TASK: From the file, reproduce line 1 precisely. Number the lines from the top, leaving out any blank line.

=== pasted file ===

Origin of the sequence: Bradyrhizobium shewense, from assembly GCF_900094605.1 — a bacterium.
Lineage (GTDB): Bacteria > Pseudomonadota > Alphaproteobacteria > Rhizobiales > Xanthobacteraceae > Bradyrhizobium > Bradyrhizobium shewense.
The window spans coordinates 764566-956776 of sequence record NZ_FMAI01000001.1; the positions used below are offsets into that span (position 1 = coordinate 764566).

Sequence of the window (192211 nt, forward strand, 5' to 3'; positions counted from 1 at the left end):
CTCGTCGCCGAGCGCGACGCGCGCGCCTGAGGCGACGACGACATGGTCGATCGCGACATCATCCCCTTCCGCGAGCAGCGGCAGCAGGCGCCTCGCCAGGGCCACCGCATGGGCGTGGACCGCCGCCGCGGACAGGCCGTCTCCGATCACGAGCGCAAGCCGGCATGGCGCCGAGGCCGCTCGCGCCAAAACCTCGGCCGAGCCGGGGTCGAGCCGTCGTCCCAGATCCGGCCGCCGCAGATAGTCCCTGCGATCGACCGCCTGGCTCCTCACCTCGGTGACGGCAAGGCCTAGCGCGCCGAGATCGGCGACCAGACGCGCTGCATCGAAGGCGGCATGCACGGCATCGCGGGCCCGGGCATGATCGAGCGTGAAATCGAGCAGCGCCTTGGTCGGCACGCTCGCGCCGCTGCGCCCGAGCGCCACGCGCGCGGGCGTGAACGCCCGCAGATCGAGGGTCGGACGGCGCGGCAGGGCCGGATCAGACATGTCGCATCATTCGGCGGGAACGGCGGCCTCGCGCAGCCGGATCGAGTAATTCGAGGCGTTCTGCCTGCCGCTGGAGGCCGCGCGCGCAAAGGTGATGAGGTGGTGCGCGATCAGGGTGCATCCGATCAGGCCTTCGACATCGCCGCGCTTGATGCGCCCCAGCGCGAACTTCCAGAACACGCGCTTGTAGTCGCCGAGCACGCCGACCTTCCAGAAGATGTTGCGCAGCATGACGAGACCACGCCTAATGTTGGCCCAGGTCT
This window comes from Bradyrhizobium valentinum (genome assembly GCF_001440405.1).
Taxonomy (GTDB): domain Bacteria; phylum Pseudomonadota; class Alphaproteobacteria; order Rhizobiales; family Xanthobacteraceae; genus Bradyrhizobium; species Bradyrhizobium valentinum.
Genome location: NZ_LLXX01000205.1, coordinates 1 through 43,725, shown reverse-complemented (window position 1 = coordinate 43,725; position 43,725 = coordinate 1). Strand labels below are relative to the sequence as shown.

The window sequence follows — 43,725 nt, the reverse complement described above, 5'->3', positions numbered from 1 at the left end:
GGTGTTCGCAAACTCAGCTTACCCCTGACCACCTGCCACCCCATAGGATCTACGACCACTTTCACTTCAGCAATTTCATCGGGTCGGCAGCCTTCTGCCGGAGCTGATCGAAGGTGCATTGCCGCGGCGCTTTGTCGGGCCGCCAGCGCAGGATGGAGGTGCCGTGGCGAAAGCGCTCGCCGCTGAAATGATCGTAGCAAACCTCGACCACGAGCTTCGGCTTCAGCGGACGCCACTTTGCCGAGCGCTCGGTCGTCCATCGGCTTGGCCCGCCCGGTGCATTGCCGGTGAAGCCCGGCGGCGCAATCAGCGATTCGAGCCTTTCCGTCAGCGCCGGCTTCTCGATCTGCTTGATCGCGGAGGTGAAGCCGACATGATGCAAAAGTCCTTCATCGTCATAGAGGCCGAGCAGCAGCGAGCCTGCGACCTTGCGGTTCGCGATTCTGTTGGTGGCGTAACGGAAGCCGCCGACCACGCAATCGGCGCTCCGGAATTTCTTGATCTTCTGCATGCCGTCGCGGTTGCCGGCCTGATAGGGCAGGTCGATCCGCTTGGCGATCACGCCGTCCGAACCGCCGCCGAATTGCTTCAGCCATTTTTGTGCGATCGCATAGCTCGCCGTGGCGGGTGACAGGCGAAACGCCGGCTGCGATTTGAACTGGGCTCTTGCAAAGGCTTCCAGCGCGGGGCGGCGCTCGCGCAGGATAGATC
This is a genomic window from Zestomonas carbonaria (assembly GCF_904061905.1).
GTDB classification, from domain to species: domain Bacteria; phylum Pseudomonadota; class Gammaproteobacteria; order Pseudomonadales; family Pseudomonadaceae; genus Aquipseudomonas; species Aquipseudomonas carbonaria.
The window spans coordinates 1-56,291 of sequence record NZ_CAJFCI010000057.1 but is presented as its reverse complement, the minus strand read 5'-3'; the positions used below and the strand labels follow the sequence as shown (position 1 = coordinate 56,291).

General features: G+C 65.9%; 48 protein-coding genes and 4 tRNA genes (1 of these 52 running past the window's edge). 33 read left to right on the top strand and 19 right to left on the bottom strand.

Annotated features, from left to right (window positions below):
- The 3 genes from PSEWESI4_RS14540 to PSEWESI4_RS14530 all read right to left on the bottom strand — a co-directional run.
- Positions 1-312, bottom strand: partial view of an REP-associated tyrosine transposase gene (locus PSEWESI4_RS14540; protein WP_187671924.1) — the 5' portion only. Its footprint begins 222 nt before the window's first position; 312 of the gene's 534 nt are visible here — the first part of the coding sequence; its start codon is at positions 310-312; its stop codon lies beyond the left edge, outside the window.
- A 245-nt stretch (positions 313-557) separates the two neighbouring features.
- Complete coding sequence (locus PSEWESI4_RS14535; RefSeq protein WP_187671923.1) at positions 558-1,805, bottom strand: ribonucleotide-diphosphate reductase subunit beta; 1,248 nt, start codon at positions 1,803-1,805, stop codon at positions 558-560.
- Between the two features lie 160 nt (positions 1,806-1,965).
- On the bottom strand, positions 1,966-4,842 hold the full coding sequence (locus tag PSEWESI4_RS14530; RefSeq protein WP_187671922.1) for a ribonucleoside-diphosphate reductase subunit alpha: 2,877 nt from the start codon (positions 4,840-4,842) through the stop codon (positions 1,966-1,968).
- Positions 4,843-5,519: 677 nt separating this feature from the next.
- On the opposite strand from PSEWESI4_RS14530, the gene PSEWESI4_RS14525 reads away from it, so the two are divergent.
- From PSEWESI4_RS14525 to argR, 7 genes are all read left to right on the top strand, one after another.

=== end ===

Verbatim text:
Origin of the sequence: Bradyrhizobium shewense, from assembly GCF_900094605.1 — a bacterium.